Figure 3.

Desired region of closed-loop poles, hatched.


3. Digital saturated regional pole placer

To design the abovementioned controller, the nonlinear saturated control function is first linearized and approximated by a convex hull. For this, the following two lemmas are used [21]:


For all u∈ Rm and θ ∈ Rm such that |θj| < 1 , j ∈ [1, m],


with co denoting the convex hull.

Eq. (14) has the following equivalent form:


Here, Di is an m × m diagonal matrix with elements either 1 or 0 and Di = (IDi), which results in η = 2m possible matrices. The matrices Di and Di are introduced to model the saturation function as a linear one. If Di is selected as I, Di becomes 0, and the resulting controller will be unsaturated. Recall that these controllers (14) work in a linear region and do not allow saturation to occur.

The following sets are defined:


where P is a symmetric positive-definite matrix. The sets D(F) and ε(P, ρ) represent, respectively, a symmetrical polyhedral and an ellipsoidal one. The following result is recalled:


For a given positive scalar ρ, if there exist matrices Y ∈ Rmxn and Z ∈ Rmxn and a positive-definite matrix X = X ∈ Rnxn and solutions to the following LMIs:


then when ΔA = 0 and ΔB = 0, the closed-loop saturated control system is asymptotically stable at the origin ∀x0 ∈ ε(P, ρ) with


It is worth mentioning that LMI (17) guarantees asymptotic stability, while LMI (17) ensures that the ellipsoidal set ε (P,ρ) is contained inside the polyhedral set D(H), allowing the control to be saturated. As a special case, by selecting Di = I, the control works only in a linear region without reaching saturation. In this case, Di = 0 in LMI (18), and Zi is replaced by Yi in LMI (17) to have ε(P, ρ) ⊂  D(F).

Our control target is to design a saturated controller that maintains asymptotic stability against system uncertainty, as well as to place the closed-loop poles in a desired region D-stability, if possible, so as to achieve a good dynamic response in terms of settling time ts and damping ratio ζ.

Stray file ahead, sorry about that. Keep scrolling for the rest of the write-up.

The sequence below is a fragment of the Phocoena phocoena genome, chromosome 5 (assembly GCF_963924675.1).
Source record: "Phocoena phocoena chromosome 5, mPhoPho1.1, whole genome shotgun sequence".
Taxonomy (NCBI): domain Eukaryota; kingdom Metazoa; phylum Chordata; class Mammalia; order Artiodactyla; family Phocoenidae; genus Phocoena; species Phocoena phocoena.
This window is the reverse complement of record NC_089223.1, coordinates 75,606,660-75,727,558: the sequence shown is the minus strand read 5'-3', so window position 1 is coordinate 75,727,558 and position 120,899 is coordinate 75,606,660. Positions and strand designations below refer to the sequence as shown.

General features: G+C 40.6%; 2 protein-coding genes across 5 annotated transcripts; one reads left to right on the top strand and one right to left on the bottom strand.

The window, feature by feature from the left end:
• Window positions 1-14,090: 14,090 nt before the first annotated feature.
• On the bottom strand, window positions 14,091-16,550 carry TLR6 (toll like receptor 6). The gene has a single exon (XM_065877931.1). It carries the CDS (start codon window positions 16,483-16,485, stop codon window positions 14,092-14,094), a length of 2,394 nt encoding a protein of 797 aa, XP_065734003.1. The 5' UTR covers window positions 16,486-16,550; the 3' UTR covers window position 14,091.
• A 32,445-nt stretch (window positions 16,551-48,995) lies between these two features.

Pole placement in the region shown in Figure 3 is difficult to solve. However, the problem can be easily solved by approximating the spiral of the constant damping ratio as a circle, as shown in Figure 4. The problem is thus reduced to placing the poles in between the two circles, one for ts and the other for ςapprox.

Figure 4.

(a) ζ circle approximation and (b) desired region of the poles, hatched.

We will consider two design cases: without and with saturated inputs.

Design case 1: unsaturated control

Consider the uncertain system with unsaturated control


Theorem 1

If there is a feasible solution to the following LMIs, then the closed-loop poles lie inside the two circles of center q1 and radius r1 and center q2 and radius r2:


Moreover, the controller is given by



It is well known [17] that the eigenvalues of matrix A lie inside a circle of center −q and radius r if and only if


or equivalently,


The last matrix inequality is satisfied if

P=P'>0,r2PA+BF+qIP1+ε0M0M'+ε1N'0N'0'+ν0M0M'+ν1F'Nb'0F'Nb'0'<0 is satisfied or


The last matrix inequality can be linearized by pre- and postmultiplying by [P−1, I, I, I], that is, applying fact 1 and substituting P−1 = X, FX = Y.

Note that the above condition is only a sufficient condition for regional pole placement in one circle. Since we have to achieve pole placement in the area between the two circles, one for ts and the other for ζ, we have theorem 1.

Design case 2: saturated control

Consider the uncertain system with saturated control


Theorem 2

The regional pole placement with robust saturated state-feedback control (12) for the uncertain system (8) can be achieved if there exist X = X′  >  0 , ε1  >  0 ,  ε2  >  0 , ν1  >  0 ,  ν2  >  0 , Y and a feasible solution to the following LMIs: